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Freedom from the Burden of Hepatitis C

Hepatitis C: Are you alive and free?

Are you alive and free?

Hepatitis C can be a burden. Heck, life with or without hepatitis C isn’t exactly a picnic. Do you ever find yourself having a moment of complete abandon? You are plodding along, feeling a bit weary. Perhaps you are longing for something long gone, the charge you got from life when you were young.  Unfortunately, that kind of spark often came when we did things we don’t do anymore because we are older and wiser, and besides, that kind of fun got us in to a lot of trouble when we were young.

I was smitten by complete abandon this week. I was driving, when “Touch Me” by the Doors came on the radio. I nearly danced myself off the seat. I didn’t care how crazy I looked. I felt free.

In retrospect, I can’t tell you why that song lifted me up so much. The lyrics are ridiculous. I don’t understand what this means:

Why won’t you tell me what she said?
What was that promise that you made?

However, what I do understand is that the instrumentation is amazing, and when the horn solo began my cares vanished.

What does this have to do with hepatitis C? Everything. I recall feeling like the virus held me hostage. It doesn’t any more, but now there are times I feel shackled by the stigma, and the urgency to raise awareness and rid the world of hepatitis C. However, the truth is this – there is only this moment. The moment before the Doors song came on, I felt trapped. During and after the song, I felt free. Nothing had changed except the moment.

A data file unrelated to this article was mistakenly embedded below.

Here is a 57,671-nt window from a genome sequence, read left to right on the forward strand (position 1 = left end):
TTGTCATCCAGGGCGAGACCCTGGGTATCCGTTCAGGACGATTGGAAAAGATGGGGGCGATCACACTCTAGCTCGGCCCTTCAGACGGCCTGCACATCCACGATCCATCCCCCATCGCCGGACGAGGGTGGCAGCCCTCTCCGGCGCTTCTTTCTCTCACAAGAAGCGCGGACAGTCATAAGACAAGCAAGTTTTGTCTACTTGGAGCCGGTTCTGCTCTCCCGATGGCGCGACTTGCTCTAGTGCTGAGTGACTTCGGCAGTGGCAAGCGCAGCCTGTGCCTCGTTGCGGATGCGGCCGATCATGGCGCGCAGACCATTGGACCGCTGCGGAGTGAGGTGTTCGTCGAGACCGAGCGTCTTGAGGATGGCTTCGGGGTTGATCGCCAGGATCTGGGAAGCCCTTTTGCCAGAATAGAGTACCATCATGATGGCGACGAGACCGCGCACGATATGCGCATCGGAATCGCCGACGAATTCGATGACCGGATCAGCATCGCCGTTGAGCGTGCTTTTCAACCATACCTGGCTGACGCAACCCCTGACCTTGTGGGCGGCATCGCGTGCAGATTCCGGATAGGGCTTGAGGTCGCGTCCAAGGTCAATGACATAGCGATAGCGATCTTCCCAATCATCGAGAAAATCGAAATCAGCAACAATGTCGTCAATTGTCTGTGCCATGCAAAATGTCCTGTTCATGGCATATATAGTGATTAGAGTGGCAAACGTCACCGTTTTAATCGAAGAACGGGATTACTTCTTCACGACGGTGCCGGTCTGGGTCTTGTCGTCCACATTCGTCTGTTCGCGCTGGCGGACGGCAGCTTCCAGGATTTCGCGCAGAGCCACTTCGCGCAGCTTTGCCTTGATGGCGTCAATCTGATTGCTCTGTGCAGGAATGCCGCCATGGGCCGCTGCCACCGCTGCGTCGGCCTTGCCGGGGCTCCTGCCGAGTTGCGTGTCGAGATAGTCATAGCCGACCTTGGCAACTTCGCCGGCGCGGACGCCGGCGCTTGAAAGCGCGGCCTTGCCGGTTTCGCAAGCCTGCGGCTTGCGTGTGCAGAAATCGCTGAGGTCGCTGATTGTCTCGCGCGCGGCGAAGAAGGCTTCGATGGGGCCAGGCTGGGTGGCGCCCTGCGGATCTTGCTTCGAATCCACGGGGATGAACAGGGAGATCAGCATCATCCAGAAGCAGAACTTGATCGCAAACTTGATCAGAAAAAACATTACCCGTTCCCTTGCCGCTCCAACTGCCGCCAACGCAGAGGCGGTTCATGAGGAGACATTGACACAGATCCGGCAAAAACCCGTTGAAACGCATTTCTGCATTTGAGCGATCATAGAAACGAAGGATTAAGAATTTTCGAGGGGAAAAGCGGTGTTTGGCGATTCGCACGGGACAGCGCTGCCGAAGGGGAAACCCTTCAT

Music has that power. So does nature, the arts, sports, love, good friendship, a hot shower, good food, kindness, watching a kitten or puppy, the right words, a smile.

My joy was briefly interrupted when I reflected on the Doors’ lead singer Jim Morrison. Dead at age 27, Morrison probably had hepatitis C like many of his musical contemporaries who used heroin. Would he have had the stamina it takes to live with this virus? It takes courage to get up every day, face life, and to defy hepatitis C. But Morrison didn’t get that chance. You did.

You have that kind of courage. You wouldn’t be reading this if you didn’t. Without courage, you might not even be alive. But you are alive. The question is, are you alive and free? If you are feeling burdened, set yourself free. To get you started, here are links to a few of my favorite You Tube videos.

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{ 7 comments… add one }
  • Marti January 9, 2015, 11:55 PM

    *Nothing had changed except the moment*

    Ah but we exist for such moments.

    Beautifully said.

  • Bill March 6, 2015, 9:13 AM

    Being a type 3 and after failing two treatments,I am slowly losing the battle of confidence and strength.A positive outcome seems so far away.I like what you write.Thanks for the hope.

    • Lucinda Porter March 6, 2015, 9:46 AM

      Bill, normally I try to be encouraging, but I am so sad for people with genotype 3. It really is the worst genotype – harder to treat, and more aggressive. I assume you have tried everything, and you are taking care of your health. Looked in to clinical trials? Hep Forums might be a good place to hang out – my feeling is that the best way to endure a seemingly hopeless situation is to be with others, and to help others.